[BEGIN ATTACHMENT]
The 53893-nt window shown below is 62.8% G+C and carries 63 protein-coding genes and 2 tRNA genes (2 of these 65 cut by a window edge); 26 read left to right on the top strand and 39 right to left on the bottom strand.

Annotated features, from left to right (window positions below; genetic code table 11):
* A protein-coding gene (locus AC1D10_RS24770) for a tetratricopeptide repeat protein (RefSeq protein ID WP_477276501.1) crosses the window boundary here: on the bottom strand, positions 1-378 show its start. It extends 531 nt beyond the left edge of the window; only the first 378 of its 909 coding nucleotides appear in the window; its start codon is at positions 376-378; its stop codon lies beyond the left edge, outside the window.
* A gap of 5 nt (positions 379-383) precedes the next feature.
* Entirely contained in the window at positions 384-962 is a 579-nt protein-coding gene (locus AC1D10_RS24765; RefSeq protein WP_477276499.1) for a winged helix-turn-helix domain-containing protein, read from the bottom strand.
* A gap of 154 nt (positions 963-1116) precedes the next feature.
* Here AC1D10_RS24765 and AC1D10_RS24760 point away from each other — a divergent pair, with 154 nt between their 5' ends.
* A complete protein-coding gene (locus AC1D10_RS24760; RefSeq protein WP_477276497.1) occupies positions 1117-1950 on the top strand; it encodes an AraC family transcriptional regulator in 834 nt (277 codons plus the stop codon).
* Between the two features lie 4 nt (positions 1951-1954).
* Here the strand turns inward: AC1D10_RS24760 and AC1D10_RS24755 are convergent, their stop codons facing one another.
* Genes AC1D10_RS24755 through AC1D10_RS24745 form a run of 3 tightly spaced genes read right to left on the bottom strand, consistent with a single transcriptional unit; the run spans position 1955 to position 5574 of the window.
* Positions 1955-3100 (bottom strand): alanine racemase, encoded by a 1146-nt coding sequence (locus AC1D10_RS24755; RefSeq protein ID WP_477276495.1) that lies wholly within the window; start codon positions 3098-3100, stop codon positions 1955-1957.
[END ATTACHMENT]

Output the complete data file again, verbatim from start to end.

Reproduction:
The 53893-nt window shown below is 62.8% G+C and carries 63 protein-coding genes and 2 tRNA genes (2 of these 65 cut by a window edge); 26 read left to right on the top strand and 39 right to left on the bottom strand.

Annotated features, from left to right (window positions below; genetic code table 11):
* A protein-coding gene (locus AC1D10_RS24770) for a tetratricopeptide repeat protein (RefSeq protein ID WP_477276501.1) crosses the window boundary here: on the bottom strand, positions 1-378 show its start. It extends 531 nt beyond the left edge of the window; only the first 378 of its 909 coding nucleotides appear in the window; its start codon is at positions 376-378; its stop codon lies beyond the left edge, outside the window.
* A gap of 5 nt (positions 379-383) precedes the next feature.
* Entirely contained in the window at positions 384-962 is a 579-nt protein-coding gene (locus AC1D10_RS24765; RefSeq protein WP_477276499.1) for a winged helix-turn-helix domain-containing protein, read from the bottom strand.
* A gap of 154 nt (positions 963-1116) precedes the next feature.
* Here AC1D10_RS24765 and AC1D10_RS24760 point away from each other — a divergent pair, with 154 nt between their 5' ends.
* A complete protein-coding gene (locus AC1D10_RS24760; RefSeq protein WP_477276497.1) occupies positions 1117-1950 on the top strand; it encodes an AraC family transcriptional regulator in 834 nt (277 codons plus the stop codon).
* Between the two features lie 4 nt (positions 1951-1954).
* Here the strand turns inward: AC1D10_RS24760 and AC1D10_RS24755 are convergent, their stop codons facing one another.
* Genes AC1D10_RS24755 through AC1D10_RS24745 form a run of 3 tightly spaced genes read right to left on the bottom strand, consistent with a single transcriptional unit; the run spans position 1955 to position 5574 of the window.
* Positions 1955-3100 (bottom strand): alanine racemase, encoded by a 1146-nt coding sequence (locus AC1D10_RS24755; RefSeq protein ID WP_477276495.1) that lies wholly within the window; start codon positions 3098-3100, stop codon positions 1955-1957.